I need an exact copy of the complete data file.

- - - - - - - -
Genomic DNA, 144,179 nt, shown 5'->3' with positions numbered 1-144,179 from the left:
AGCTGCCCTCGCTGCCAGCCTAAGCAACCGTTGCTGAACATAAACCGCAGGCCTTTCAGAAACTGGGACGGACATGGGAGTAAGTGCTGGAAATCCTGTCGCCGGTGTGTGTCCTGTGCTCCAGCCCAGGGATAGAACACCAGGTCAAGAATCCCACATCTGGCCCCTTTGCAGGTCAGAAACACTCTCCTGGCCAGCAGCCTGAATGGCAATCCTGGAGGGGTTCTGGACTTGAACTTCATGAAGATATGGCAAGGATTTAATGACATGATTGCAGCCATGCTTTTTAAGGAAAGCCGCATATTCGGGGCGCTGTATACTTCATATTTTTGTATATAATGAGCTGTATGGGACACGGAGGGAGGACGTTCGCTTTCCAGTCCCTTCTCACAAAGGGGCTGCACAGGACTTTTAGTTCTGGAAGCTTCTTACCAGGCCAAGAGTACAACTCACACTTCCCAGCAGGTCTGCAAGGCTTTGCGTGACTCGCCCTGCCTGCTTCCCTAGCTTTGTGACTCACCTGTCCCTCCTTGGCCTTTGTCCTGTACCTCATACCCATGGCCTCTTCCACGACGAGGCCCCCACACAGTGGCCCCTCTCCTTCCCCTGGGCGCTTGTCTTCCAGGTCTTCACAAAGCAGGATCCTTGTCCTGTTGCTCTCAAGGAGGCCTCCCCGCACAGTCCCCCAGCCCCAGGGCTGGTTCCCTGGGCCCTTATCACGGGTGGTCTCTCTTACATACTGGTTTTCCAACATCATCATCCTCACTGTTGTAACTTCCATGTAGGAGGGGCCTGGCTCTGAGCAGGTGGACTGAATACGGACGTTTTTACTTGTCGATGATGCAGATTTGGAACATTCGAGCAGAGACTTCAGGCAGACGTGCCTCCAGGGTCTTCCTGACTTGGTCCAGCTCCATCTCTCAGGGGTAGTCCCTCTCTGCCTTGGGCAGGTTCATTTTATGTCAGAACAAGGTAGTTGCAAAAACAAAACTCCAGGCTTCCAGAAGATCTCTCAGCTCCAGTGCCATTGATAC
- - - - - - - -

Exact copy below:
Genomic DNA, 144,179 nt, shown 5'->3' with positions numbered 1-144,179 from the left:
AGCTGCCCTCGCTGCCAGCCTAAGCAACCGTTGCTGAACATAAACCGCAGGCCTTTCAGAAACTGGGACGGACATGGGAGTAAGTGCTGGAAATCCTGTCGCCGGTGTGTGTCCTGTGCTCCAGCCCAGGGATAGAACACCAGGTCAAGAATCCCACATCTGGCCCCTTTGCAGGTCAGAAACACTCTCCTGGCCAGCAGCCTGAATGGCAATCCTGGAGGGGTTCTGGACTTGAACTTCATGAAGATATGGCAAGGATTTAATGACATGATTGCAGCCATGCTTTTTAAGGAAAGCCGCATATTCGGGGCGCTGTATACTTCATATTTTTGTATATAATGAGCTGTATGGGACACGGAGGGAGGACGTTCGCTTTCCAGTCCCTTCTCACAAAGGGGCTGCACAGGACTTTTAGTTCTGGAAGCTTCTTACCAGGCCAAGAGTACAACTCACACTTCCCAGCAGGTCTGCAAGGCTTTGCGTGACTCGCCCTGCCTGCTTCCCTAGCTTTGTGACTCACCTGTCCCTCCTTGGCCTTTGTCCTGTACCTCATACCCATGGCCTCTTCCACGACGAGGCCCCCACACAGTGGCCCCTCTCCTTCCCCTGGGCGCTTGTCTTCCAGGTCTTCACAAAGCAGGATCCTTGTCCTGTTGCTCTCAAGGAGGCCTCCCCGCACAGTCCCCCAGCCCCAGGGCTGGTTCCCTGGGCCCTTATCACGGGTGGTCTCTCTTACATACTGGTTTTCCAACATCATCATCCTCACTGTTGTAACTTCCATGTAGGAGGGGCCTGGCTCTGAGCAGGTGGACTGAATACGGACGTTTTTACTTGTCGATGATGCAGATTTGGAACATTCGAGCAGAGACTTCAGGCAGACGTGCCTCCAGGGTCTTCCTGACTTGGTCCAGCTCCATCTCTCAGGGGTAGTCCCTCTCTGCCTTGGGCAGGTTCATTTTATGTCAGAACAAGGTAGTTGCAAAAACAAAACTCCAGGCTTCCAGAAGATCTCTCAGCTCCAGTGCCATTGATAC